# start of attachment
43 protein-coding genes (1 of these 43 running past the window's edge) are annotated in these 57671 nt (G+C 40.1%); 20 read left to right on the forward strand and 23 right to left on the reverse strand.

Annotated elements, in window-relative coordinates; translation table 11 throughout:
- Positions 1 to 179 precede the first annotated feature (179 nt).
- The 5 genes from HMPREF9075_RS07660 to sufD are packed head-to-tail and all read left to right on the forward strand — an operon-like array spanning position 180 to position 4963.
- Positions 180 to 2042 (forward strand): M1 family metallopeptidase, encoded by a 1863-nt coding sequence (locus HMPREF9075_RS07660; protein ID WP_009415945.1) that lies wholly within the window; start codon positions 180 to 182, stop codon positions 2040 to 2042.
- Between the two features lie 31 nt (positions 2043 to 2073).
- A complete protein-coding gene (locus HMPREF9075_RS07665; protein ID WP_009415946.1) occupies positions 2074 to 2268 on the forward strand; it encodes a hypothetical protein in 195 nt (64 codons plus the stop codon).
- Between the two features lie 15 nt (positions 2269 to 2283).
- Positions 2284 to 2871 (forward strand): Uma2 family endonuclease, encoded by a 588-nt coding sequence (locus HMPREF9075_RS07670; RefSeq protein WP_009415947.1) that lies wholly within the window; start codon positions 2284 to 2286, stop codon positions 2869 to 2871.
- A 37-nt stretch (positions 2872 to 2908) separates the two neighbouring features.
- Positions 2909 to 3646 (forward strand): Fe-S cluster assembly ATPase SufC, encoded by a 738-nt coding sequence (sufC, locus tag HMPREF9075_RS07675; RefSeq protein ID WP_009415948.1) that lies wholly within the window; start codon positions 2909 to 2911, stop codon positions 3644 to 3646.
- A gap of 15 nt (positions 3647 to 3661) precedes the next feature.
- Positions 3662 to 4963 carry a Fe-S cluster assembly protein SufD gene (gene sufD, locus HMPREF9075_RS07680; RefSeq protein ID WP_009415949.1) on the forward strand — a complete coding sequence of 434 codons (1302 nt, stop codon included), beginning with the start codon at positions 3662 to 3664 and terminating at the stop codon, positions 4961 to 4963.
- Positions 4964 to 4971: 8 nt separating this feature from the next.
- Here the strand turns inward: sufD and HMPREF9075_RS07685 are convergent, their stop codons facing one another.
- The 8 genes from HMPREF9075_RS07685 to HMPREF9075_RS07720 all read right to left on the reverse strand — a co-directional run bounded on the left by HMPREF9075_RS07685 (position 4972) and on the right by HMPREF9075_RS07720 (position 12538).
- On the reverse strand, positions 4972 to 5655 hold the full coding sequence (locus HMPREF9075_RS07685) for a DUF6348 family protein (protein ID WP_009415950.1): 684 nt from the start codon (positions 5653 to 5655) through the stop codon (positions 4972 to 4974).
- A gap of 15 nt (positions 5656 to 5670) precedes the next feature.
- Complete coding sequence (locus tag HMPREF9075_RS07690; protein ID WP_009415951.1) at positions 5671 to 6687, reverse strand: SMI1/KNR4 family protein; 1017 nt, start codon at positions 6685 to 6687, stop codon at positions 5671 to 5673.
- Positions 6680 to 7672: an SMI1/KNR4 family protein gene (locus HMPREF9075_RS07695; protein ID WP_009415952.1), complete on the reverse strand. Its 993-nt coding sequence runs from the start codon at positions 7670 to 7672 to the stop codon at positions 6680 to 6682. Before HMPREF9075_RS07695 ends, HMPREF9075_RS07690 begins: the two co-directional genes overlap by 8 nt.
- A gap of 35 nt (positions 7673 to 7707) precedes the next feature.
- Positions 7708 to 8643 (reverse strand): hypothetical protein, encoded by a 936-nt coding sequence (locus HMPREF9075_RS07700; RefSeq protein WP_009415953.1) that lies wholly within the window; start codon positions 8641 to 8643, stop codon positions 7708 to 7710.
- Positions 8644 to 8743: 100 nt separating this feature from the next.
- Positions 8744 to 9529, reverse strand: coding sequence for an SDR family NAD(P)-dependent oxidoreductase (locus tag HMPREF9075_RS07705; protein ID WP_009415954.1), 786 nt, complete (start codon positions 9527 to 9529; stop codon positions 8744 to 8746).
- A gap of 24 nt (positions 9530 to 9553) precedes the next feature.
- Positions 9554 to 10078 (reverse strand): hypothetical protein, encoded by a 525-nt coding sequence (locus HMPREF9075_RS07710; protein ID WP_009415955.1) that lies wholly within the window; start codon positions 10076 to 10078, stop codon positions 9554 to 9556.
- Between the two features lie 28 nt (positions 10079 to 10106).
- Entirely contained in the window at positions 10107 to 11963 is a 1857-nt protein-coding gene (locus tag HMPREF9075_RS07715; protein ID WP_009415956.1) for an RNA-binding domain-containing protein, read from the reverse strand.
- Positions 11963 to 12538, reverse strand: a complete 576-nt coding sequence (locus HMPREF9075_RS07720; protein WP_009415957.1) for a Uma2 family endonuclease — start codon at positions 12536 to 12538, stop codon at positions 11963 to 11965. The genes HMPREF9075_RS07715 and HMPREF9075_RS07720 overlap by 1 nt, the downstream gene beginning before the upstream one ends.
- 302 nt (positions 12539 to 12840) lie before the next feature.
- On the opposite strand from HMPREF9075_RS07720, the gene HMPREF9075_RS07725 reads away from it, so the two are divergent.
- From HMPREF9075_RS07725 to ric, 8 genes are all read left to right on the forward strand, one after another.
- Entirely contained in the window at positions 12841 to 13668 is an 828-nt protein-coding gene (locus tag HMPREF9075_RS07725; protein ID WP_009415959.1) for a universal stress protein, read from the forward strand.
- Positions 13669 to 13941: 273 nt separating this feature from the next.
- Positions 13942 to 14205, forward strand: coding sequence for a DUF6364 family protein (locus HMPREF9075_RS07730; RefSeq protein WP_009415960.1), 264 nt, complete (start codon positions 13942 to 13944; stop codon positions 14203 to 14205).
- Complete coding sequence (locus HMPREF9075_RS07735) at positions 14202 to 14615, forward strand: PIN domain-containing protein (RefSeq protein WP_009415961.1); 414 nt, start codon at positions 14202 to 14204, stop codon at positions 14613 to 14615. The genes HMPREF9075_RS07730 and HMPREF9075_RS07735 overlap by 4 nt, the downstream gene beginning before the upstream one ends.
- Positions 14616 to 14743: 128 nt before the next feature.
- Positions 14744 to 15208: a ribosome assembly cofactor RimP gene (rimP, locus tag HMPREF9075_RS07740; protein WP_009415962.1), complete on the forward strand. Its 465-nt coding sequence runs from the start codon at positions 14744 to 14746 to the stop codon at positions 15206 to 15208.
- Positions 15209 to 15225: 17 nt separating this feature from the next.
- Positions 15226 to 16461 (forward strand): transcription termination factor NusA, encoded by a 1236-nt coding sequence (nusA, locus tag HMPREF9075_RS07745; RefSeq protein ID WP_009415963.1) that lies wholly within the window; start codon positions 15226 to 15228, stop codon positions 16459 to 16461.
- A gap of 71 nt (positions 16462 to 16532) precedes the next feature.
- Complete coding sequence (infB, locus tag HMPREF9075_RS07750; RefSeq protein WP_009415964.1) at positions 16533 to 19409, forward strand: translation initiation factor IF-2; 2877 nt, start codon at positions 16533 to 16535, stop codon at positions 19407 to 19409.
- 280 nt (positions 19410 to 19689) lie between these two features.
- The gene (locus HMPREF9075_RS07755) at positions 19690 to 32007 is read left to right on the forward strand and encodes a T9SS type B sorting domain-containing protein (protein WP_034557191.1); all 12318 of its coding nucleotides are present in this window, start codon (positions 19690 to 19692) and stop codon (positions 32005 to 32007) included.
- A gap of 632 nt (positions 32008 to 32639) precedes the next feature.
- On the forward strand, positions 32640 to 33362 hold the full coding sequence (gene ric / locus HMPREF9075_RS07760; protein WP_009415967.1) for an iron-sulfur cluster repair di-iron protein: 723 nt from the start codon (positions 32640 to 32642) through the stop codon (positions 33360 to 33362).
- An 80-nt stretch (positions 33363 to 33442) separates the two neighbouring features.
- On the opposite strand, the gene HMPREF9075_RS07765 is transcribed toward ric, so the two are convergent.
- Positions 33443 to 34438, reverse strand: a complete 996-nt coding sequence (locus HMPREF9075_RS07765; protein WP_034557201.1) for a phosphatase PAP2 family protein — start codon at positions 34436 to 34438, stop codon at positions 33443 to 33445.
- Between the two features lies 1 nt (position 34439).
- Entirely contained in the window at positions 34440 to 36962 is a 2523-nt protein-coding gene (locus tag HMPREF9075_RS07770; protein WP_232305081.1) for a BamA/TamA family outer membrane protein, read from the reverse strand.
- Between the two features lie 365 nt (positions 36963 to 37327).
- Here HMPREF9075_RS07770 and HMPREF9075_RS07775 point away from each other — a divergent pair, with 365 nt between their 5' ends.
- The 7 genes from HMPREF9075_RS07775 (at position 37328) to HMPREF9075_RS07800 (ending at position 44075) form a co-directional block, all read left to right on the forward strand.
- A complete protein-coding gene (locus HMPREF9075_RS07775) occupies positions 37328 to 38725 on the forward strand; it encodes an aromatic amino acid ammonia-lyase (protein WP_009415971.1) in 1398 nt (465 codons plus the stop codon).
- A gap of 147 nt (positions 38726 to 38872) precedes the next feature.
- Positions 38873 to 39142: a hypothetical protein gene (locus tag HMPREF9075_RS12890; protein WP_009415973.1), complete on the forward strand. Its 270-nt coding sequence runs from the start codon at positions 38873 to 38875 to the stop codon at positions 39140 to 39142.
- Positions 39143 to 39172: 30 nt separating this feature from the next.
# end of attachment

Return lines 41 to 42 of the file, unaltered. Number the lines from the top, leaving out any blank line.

- A gap of 71 nt (positions 16462 to 16532) precedes the next feature.
- Complete coding sequence (infB, locus tag HMPREF9075_RS07750; RefSeq protein WP_009415964.1) at positions 16533 to 19409, forward strand: translation initiation factor IF-2; 2877 nt, start codon at positions 16533 to 16535, stop codon at positions 19407 to 19409.